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God, Sexuality, and the Self: An Essay 'On the Trinity' Paperback – August 29, 2013
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"In the beginning was the Word ... Where the Christian account of divine trinity is traced back to the Johannine correlation of God and the Logos, the third Person may be no more than a necessary postscript. In this remarkable first volume of her Systematic Theology, Sarah Coakley proposes an alternative, Pauline trinitarianism in which the Holy Spirit is fundamental rather than marginal - the Spirit who 'helps us in our weakness' by redirecting human desire towards God. From this starting point, the argument opens out to incorporate patristic traditions of ascetic spirituality and contemplation, the trinity as represented in the visual arts, and fieldwork in a modern charismatic church. The book is an extraordinary achievement, lucid and nuanced yet passionate and provocative in its plea for a reintegrated theology."
Francis Watson, Chair of Biblical Interpretation, Durham University
"Sarah Coakley does some very interesting things in [God, Sexuality, and the Self] ... She 'risks' writing for a general Christian audience, and her readable, even entertaining book shows that it was worth the risk."
Peter J. Leithart, First Things
"... reading God, Sexuality, and the Self is like watching the world premiere of a brilliant new opera - one whose story draws on fascinating bits of regional history so viewers come away understanding their own home better, even though the art itself is new."
"This book, God, Sexuality, and the Self, has been a joy to read ... Capturing the energy of God, sexuality, and the self in such a clever, comprehensive and challenging way, is truly impressive. The language is challenging, the academic standard [is] very high."
Faith and Freedom
"Admirably, Coakley aims to approach a wider audience whilst remaining academically rigorous."
Aaron P. Edwards, Theological Book Review
"The utterly compelling heart of the book, in which Coakley interprets a selected history of Trinitarian iconography, stands as a masterclass in the use of visual resources for systematic theologians."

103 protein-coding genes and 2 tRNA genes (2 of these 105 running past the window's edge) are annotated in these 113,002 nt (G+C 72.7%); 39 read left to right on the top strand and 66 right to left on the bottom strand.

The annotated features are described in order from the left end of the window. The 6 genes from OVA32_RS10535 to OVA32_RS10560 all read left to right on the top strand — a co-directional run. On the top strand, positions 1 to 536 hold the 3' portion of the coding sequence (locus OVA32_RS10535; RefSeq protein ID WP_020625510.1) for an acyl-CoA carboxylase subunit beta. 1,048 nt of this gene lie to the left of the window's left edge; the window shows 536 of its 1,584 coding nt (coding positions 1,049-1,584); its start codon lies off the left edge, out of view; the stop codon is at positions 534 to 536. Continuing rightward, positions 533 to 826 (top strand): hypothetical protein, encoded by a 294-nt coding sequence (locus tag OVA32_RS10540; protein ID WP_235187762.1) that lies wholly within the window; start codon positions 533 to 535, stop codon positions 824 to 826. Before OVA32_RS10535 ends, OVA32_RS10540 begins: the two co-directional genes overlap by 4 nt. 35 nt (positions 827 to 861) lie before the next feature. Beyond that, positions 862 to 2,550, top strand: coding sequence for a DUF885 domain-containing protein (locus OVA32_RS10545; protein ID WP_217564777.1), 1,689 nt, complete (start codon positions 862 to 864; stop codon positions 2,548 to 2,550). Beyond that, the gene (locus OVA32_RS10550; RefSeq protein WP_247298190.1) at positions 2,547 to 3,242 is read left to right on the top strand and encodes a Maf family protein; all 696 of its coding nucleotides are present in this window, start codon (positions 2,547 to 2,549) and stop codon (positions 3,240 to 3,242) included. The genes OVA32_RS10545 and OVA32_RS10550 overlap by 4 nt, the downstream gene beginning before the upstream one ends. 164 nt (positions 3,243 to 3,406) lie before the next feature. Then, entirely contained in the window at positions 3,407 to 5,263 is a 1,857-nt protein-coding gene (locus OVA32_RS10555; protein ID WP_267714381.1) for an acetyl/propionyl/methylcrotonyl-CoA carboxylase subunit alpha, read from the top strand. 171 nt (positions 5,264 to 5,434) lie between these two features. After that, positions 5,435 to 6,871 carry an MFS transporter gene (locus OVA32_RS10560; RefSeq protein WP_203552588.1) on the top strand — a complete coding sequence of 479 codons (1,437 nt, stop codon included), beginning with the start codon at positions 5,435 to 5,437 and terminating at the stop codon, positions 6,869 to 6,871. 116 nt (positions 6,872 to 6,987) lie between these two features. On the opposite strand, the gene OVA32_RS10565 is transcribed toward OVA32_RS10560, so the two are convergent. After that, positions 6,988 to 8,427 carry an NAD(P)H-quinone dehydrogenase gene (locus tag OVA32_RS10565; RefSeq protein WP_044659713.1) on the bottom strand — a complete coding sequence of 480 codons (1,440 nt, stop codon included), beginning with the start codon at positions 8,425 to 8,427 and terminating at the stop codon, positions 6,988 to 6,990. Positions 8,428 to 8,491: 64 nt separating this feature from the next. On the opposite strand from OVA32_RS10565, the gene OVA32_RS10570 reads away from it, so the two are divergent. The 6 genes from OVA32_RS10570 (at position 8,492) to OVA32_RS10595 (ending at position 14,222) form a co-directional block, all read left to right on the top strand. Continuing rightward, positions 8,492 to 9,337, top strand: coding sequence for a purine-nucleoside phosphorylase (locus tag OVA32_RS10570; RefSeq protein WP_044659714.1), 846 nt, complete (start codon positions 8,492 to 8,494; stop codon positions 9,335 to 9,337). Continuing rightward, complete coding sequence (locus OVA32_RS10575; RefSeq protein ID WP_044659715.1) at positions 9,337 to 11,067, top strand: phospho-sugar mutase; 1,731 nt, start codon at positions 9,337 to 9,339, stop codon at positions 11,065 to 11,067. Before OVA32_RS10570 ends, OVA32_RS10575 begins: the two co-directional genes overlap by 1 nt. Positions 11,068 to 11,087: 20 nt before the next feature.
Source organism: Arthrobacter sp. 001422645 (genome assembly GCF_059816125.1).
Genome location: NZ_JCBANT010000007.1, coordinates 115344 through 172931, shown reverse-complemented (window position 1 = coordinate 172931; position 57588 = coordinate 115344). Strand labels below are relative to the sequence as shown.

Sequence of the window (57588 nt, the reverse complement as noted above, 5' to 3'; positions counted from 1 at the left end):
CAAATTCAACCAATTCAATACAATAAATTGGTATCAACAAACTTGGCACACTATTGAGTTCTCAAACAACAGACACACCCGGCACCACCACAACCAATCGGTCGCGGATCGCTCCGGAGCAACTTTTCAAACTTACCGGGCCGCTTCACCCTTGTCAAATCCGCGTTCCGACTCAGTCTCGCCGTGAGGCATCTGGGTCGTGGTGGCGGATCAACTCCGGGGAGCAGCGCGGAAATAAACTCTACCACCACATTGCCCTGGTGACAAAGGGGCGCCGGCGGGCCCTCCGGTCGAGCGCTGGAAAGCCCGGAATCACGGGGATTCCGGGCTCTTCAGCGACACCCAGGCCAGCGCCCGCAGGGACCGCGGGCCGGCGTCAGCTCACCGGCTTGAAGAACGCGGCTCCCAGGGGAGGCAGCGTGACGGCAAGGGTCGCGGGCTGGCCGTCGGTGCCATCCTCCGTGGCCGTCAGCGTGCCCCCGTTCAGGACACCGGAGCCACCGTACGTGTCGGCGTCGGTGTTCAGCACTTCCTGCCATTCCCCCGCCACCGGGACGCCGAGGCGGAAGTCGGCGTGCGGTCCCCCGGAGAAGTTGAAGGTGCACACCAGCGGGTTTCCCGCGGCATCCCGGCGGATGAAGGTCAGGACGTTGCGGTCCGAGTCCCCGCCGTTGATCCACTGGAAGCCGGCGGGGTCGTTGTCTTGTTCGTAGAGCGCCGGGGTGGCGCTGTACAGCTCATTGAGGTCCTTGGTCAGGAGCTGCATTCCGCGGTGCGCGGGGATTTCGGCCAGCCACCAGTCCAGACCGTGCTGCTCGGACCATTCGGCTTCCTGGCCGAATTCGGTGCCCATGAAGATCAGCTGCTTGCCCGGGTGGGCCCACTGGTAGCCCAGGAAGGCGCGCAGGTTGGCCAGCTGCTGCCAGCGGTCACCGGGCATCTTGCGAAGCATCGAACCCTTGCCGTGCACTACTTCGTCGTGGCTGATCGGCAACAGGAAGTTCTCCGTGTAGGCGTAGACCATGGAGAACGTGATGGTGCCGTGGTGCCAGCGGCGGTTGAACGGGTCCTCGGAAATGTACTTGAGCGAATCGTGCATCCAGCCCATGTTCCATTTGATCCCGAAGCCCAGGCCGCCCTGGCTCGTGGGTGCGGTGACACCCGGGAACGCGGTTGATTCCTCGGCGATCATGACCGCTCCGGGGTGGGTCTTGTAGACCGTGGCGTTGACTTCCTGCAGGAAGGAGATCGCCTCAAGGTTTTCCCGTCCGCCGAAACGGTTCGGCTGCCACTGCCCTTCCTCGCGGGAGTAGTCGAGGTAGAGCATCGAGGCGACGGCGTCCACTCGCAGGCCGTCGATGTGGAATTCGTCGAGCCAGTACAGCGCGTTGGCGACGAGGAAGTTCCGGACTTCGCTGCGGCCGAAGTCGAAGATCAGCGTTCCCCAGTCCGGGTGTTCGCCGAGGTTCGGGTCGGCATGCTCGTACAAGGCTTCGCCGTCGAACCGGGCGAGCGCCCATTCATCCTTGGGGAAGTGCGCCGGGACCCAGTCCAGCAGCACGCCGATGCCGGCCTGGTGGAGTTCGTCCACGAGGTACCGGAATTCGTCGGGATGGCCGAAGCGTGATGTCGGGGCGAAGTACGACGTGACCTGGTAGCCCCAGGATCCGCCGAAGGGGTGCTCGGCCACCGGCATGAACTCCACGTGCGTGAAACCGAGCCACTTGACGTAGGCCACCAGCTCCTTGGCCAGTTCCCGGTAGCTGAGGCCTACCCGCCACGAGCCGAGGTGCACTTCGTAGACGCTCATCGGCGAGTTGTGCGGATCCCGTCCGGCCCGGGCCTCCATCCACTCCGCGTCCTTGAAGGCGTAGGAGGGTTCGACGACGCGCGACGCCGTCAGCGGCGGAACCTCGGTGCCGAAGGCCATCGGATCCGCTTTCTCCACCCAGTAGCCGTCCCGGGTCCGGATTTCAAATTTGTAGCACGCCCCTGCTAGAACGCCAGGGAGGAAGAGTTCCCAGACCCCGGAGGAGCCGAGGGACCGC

Linn Marie Tonstad, Theology and Sexuality
"Coakley's work is engaging and fascinating as a means of critiquing a number of strains of contemporary theology."
Jack Kilcrease, Anglican and Episcopal History
This new and creative venture in systematic theology unearths the profound relation of God, prayer and 'sexuality' and ends up mapping a new landscape of theological endeavour. Accessible, clear and challenging, it will be of great interest to all scholars and students of theology.
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Top customer reviews
A critical book review would praise the book's erudition and accessibility. No doubt, this is the work of a theological master. Each page crackles with brilliant retrievals of the tradition and results in a creative, refreshing, and empowering synthesis.
Its brilliance as a scholarly text aside, let me say simply: this book enkindled within me the desire to pray. Coakley describes the act of contemplative prayer as inculcating "patterns of un-mastery" whereby one allows God, through the Spirit, to refashion one's life in the pattern of the Son. I finished the book yesterday afternoon and attended the Palm Sunday liturgy at a local parish. I found myself newly caught up in the Passion narrative anew. I cannot escape the sense that this probing text contributed enormously to carving out new space within my heart and mind, making possible a new experience of liturgical and personal prayer.